Indiana’s Annual Great Lakes Aquatic Habitat Network and Fund Conference Makes Headway on Drainage Issues

Indiana’s Annual Great Lakes Aquatic Habitat Network and Fund Conference Makes Headway on Drainage Issues

By: Sandra L.Wilmore

“The most pernicious, invasive, and confiscatorial statute ever inflicted on the people of this state,” were a few of the words that Tom Dustin used to describe Indiana’s Drainage Code. Tom Dustin is a member of the Izaak Walton League and one of many who want to make sure their voice is heard. The maintenance actions that the drainage code authorizes are condemned by many for devastating environmental impacts, yet they are encouraged by many others for improving farmland production. On Saturday, November 16th, 2002 Save the Dunes Conservation Fund held its annual Great Lakes Aquatic Habitat Network and Fund (GLAHNF) Conference to address the complex and controversial issues that surround Indiana drainage ditch maintenance and regulation.

The conference was held at Amish Acres in Nappanee, IN, with an agenda jam-packed with diverse speakers, including farmers, governmental regulators, a lawyer, county surveyor, environmentalists, and home owners. At issue is how to improve the way ditch maintenance activities are planned, implemented, and regulated to accommodate both minimal impacts to the environment and the needs of the farmers. The gathering, though potentially contentious, was an extremely positive development. The speakers voiced their thoughts and suggestions and took questions from opposing sides in a constructive manner.

While there was agreement to disagree on some points, there was clear consensus on one: the need for increased and improved communication and education among all parties. Wabash County Surveyor and speaker John H. Stephens suggested that there should be educational requirements, currently nonexistent, for surveyors and drainage board members. Several others echoed the sentiment. Another common suggestion was that more people need to take initiative and be involved in holding elected officials accountable. Regulators in particular emphasized the need for people to be politically involved in order to affect and improve the processes that guide environmental decision-making.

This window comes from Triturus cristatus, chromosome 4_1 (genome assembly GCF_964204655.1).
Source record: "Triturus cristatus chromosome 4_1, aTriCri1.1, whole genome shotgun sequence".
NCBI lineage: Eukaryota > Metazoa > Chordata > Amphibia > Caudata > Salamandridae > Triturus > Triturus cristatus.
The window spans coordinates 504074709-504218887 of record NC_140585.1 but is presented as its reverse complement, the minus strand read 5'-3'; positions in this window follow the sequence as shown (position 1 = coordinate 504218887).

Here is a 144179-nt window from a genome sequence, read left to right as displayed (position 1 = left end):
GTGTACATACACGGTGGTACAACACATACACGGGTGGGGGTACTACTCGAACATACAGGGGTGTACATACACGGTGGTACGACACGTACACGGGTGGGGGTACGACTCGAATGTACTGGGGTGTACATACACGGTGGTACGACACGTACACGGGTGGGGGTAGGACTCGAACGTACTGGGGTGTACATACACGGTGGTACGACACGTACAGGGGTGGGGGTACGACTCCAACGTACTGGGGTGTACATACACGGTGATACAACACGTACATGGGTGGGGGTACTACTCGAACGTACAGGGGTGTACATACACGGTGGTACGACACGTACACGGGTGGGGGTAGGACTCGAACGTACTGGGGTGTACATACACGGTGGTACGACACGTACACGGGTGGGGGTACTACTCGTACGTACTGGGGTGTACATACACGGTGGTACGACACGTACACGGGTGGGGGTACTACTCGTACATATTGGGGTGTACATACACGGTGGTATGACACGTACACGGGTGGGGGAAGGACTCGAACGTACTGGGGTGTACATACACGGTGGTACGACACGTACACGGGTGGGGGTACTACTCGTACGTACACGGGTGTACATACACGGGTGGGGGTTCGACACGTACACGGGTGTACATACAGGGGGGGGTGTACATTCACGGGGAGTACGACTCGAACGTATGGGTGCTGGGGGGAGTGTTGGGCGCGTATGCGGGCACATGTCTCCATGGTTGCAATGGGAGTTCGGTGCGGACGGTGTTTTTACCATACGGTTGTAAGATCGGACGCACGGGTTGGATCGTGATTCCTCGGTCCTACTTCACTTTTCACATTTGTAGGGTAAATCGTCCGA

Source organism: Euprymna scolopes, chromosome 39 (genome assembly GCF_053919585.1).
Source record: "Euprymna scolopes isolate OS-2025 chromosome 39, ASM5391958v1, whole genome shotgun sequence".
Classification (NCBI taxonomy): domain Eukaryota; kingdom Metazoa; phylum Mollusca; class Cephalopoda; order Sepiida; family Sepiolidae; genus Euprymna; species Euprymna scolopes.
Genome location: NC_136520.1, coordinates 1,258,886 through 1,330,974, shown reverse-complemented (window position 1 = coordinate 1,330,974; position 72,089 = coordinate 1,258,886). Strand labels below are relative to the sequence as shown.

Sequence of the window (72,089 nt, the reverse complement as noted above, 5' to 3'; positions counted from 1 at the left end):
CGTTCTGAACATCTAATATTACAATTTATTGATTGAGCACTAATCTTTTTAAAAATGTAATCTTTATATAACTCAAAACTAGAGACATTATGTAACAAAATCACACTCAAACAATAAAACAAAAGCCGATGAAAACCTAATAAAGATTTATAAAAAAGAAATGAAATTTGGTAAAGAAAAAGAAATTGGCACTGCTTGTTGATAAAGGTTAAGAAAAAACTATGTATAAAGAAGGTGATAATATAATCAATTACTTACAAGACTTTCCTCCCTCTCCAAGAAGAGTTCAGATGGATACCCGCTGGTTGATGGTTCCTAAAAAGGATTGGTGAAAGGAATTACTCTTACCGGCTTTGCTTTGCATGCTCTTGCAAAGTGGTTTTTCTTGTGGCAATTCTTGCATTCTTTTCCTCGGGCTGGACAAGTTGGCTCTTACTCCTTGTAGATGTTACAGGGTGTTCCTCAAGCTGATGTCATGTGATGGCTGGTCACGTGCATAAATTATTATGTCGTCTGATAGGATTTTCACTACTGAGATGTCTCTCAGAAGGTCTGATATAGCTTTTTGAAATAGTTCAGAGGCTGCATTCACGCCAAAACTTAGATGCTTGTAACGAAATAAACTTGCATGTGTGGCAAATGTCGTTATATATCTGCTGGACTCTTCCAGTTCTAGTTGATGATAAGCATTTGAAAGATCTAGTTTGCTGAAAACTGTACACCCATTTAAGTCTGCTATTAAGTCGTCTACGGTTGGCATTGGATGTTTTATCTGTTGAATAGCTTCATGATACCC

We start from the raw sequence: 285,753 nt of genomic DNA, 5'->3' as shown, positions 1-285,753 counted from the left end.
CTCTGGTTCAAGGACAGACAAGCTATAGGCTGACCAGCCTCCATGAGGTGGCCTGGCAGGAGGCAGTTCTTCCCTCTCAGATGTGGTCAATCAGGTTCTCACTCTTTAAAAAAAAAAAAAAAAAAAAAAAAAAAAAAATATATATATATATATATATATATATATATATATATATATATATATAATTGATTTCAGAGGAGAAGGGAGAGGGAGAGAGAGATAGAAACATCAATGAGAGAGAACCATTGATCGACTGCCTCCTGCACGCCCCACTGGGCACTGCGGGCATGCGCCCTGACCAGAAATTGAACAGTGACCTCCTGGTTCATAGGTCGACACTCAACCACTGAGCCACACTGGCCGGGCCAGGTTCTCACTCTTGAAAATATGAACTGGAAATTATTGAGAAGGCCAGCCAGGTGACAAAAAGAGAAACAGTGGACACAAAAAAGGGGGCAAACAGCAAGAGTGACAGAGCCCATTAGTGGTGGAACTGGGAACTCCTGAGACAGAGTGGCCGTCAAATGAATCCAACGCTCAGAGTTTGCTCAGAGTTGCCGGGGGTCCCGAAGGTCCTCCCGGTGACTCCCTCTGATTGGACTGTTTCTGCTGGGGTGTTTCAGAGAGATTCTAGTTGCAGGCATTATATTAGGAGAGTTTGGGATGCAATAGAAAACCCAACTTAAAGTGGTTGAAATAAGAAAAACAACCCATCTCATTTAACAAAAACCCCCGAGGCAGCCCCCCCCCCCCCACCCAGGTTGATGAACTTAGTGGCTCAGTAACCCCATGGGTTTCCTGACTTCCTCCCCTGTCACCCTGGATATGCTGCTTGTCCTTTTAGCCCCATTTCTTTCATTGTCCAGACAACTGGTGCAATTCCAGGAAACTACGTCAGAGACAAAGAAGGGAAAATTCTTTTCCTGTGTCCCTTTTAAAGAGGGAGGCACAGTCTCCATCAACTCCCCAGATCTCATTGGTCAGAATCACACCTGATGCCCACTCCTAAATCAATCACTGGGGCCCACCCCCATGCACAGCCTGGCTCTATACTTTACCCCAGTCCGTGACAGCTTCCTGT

Many of the participants were amazed at the destructive practices being used in other counties with a decided lack of public notice, as demonstrated by speakers Aldona Martin and Judy Bernacchi. Martin and Bernacchi are both immersed in campaigns to stop or reduce drainage ditch activities affecting their properties. The disparity between counties likely reflects how critical the need is to have set qualifications for county surveyors and drainage board members.

We are grateful to the commendable speakers and all participants who helped make the conference a success. Anyone interested in the full conference summary should call (219) 879-3564 or E-mail


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Images courtesy of Steven Huyser-Honig,
West Grand Boulevard Collaborative, & Yellow Dog Watershed Preserve.